Cover image for Counting for nothing : what men value and what women are worth
Title:
Counting for nothing : what men value and what women are worth
Author:
Waring, Marilyn, 1952-
Personal Author:
Edition:
Second edition.
Publication Information:
Toronto ; Buffalo : University of Toronto Press, [1999]

©1999
Physical Description:
li, 310 pages : illustrations ; 23 cm
General Note:
Rev. ed. of: If women counted. c1988.
Language:
English
ISBN:
9780802082602
Format :
Book

Available:*

Library
Call Number
Material Type
Home Location
Status
Central Library HC79.I5 W384 1999 Adult Non-Fiction Central Closed Stacks
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Summary

Summary

Safe drinking water counts for nothing. A pollution-free environment counts for nothing. Even some people - namely women - count for nothing. This is the case, at least, according to the United Nations System of National Accounts. Author Marilyn Waring, former New Zealand M.P., now professor, development consultant, writer, and goat farmer, isolates the gender bias that exists in the current system of calculating national wealth.

As Waring observes, in this accounting system women are considered 'non-producers' and as such they cannot expect to gain from the distribution of benefits that flow from production. Issues like nuclear warfare, environmental conservation, and poverty are likewise excluded from the calculation of value in traditional economic theory. As a result, public policy, determined by these same accounting processes, inevitably overlooks the importance of the environment and half the world's population.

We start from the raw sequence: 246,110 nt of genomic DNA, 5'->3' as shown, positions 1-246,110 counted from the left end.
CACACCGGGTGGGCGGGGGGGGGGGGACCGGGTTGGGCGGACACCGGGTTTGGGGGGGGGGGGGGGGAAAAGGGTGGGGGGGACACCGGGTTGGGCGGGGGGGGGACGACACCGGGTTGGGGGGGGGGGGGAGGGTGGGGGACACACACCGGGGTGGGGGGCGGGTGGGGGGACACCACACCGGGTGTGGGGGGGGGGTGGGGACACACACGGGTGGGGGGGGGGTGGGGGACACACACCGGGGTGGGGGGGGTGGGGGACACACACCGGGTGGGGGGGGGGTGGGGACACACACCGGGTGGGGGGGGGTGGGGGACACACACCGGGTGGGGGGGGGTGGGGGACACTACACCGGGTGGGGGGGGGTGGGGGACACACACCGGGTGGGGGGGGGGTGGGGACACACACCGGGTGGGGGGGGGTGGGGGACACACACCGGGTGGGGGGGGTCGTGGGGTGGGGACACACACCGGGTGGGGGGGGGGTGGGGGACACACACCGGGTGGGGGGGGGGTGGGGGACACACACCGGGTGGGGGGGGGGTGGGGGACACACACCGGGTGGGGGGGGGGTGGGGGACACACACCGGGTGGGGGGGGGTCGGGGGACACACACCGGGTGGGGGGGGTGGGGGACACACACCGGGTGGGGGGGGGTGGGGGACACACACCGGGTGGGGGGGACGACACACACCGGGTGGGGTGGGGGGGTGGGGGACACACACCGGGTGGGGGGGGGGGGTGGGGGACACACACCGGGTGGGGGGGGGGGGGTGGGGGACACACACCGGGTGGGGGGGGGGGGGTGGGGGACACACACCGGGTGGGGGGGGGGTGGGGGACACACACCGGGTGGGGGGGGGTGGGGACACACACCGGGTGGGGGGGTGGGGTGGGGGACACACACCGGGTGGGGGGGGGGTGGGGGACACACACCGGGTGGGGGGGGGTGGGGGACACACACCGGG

Counting for Nothing, originally published in 1988, is a classic feminist analysis of women's place in the world economy brought up to date in this reprinted edition, including a sizeable new introduction by the author. In her new introduction, the author updates information and examples and revisits the original chapters with appropriate commentary. In an accessible and often humorous manner, Waring offers an explanation of the current economic systems of accounting and thoroughly outlines ways to ensure that the significance of the environment and the labour contributions of women receive the recognition they deserve.


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